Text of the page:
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With land-use decision-making inherently local in Massachusetts, those who show up to speak before local boards and committees have an outsized impact.

Housing attainability is a matter of economic competitiveness for our state. Our continued vibrancy and growth are predicated on our ability to make meaningful gains in housing supply and diversity across our region. While this is a daunting challenge, we as members of the real estate industry can individually assist in meaningful ways.  

Our state’s economic growth is tied closely to conditions in our cities and towns and communities cannot be sustainable long-term if they do not allow a mix of housing types at various price points to accommodate residents at all stages of life and in all lines of work.   

In many communities, a recent college graduate will not be able to find an apartment with market-affordable rent in their hometown. A new family will not be able to purchase a starter home because market conditions have long favored large, new-construction homes. An empty-nester will not have the ability to downsize to a townhome. A senior citizen in need of care may not be able to move in with their family if accessory dwelling units are not legal where they live. While these housing challenges are unique and personal, they have a collective impact that limits social cohesion and dampens the vibrancy of cities or towns.  

Our workforce also faces a major housing challenge. Every community requires housing that can accommodate the workers who fill important roles in our lives. These are the teachers, first responders, medical technicians, road repair crews and bank tellers, among many others. Without them, we would experience our cities and towns in a completely different way.  

Yet, we have created communities in which they cannot live because they cannot access or afford housing. They instead have elongated commutes that may not be sustainable and that contribute to traffic congestion and its related environmental harms. There is also a personal cost to workers of time lost, and each of these challenges makes it difficult to retain workers and to fill vacant positions.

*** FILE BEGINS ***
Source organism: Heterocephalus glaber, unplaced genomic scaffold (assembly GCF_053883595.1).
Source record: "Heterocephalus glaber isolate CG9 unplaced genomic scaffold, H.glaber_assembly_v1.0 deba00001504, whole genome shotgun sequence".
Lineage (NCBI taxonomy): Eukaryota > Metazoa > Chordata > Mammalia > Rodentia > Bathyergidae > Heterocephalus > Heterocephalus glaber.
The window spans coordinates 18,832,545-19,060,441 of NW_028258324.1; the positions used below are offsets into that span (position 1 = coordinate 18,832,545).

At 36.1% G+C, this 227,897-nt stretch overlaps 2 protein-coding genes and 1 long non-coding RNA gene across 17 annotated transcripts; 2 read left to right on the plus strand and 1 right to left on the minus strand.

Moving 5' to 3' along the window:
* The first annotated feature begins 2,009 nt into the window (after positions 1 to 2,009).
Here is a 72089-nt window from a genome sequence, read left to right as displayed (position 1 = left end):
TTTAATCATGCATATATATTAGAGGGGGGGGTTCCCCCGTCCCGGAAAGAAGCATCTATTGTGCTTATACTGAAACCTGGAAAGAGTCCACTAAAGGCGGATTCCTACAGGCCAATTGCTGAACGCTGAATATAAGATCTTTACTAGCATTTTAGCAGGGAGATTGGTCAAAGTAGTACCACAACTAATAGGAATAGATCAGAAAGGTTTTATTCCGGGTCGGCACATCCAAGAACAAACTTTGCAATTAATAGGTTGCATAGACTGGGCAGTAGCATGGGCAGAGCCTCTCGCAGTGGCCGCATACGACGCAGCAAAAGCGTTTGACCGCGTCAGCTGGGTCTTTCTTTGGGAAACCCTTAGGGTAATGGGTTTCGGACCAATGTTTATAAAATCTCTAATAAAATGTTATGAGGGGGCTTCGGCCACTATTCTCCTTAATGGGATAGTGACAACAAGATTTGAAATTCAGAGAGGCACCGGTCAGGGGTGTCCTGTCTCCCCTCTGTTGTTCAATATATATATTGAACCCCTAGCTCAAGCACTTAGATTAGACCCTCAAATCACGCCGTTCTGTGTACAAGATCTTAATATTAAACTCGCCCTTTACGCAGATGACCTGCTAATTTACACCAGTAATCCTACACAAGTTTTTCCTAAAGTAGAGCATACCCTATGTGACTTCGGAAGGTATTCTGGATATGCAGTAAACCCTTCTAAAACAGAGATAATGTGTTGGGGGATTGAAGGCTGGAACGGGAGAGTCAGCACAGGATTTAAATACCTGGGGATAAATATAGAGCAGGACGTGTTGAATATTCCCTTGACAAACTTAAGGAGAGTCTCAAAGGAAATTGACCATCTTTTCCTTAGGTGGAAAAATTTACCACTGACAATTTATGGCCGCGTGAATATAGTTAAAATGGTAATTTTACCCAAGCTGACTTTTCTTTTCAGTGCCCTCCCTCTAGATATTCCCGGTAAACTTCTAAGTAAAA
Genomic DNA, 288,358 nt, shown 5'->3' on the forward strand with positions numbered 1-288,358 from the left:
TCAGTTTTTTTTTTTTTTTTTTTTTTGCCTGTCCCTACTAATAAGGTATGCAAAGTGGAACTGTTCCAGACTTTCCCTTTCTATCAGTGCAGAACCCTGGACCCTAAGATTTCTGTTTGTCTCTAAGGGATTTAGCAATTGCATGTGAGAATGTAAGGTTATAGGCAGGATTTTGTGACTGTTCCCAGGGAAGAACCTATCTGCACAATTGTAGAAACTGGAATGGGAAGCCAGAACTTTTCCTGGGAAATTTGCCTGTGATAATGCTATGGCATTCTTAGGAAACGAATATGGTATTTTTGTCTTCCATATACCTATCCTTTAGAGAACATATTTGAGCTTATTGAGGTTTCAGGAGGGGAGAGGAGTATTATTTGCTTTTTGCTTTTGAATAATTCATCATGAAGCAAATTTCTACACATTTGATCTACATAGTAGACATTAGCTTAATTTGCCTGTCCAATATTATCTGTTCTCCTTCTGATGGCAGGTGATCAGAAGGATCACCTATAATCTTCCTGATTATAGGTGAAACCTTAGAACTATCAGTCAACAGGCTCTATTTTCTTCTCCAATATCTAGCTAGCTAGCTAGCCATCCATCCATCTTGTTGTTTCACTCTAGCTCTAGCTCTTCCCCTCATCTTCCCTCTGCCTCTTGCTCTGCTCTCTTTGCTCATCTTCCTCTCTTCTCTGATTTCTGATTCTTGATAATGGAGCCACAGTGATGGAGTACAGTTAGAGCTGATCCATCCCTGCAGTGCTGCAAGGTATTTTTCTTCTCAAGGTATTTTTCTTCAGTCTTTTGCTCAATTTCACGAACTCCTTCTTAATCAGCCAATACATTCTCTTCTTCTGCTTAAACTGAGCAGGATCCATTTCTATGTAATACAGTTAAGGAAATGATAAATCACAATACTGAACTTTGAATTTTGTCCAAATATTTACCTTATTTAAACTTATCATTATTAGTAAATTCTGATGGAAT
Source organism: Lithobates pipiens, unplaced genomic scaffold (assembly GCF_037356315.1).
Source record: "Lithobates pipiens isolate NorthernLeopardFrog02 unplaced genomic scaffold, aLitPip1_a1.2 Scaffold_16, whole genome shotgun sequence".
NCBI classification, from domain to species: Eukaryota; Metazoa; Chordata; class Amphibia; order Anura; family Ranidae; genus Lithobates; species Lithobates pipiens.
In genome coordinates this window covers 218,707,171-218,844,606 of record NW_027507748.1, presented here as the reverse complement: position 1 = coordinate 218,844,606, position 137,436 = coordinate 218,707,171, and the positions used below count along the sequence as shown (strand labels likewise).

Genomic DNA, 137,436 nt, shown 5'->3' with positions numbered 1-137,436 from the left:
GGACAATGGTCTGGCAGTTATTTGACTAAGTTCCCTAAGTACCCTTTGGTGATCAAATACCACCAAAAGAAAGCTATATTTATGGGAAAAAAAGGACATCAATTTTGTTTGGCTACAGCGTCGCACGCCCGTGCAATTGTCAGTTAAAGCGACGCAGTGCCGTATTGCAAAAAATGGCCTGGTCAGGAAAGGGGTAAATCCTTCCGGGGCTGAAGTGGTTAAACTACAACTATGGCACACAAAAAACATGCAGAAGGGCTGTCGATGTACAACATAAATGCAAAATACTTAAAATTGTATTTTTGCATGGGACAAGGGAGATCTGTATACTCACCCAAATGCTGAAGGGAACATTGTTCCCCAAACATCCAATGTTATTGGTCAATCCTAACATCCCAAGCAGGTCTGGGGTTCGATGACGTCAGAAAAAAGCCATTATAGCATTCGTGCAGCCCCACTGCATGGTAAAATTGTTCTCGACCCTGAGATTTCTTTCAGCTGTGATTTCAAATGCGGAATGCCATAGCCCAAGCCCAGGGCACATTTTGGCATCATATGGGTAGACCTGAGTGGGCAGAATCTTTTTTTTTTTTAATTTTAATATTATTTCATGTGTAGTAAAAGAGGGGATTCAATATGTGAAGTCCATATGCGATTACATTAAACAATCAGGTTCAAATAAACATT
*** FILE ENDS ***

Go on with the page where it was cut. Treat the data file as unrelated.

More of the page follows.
Massachusetts faces housing challenges for high-income individuals as well. We have strained housing supply at all price points, a limiting factor when executives are deciding whether to locate or grow their businesses here. When employees can work remotely, they are not geographically bound to our state and make choices to maximize their purchasing power and quality of life.   

When a new, well-compensated position is created and based here, it in turn contributes to demand for other new jobs across sectors, strengthening our economic ecosystem while magnifying the need for attainable housing at all price points.  

Participation Has Power 

Amidst these challenges, we must recognize that Massachusetts has long been a national leader in housing policy. We have landmark Chapter 40B, and now the MBTA Communities law requiring that 175 cities and towns create a district in which multifamily housing can be built by right. The Housing Choice law made it easier to change zoning in cities and towns to support new housing, and new tools like the 40Y Starter Homes law allow communities to act with intentionality and create districts where only smaller (and less costly) homes may be built.  

Catherine Rollins

On the ground, gains in housing supply are incremental in nature, requiring a mix of favorable market conditions, policy levers and community support to realize. Implementation of housing policy is inherently local in Massachusetts, and it is at the local level where individuals have significant impact.  

Research has shown that when housing is considered by local boards or committees, those who comment are overwhelmingly in opposition, inconsistent with public opinion overall. If interested individuals, particularly those with real estate industry expertise, do not participate in local government processes to broaden the conversation about new housing, the status quo will remain.  

Fortunately, the opposite is also true. Through increased civic engagement and communication in our communities, we can collectively enhance housing attainability across Massachusetts, strengthening our economy and promoting its resiliency in the years to come. 

Catherine Rollins is the director of ULI Boston/New England. 

Housing Attainability Drives Economic Resiliency

by Banker & Tradesman time to read: 3 min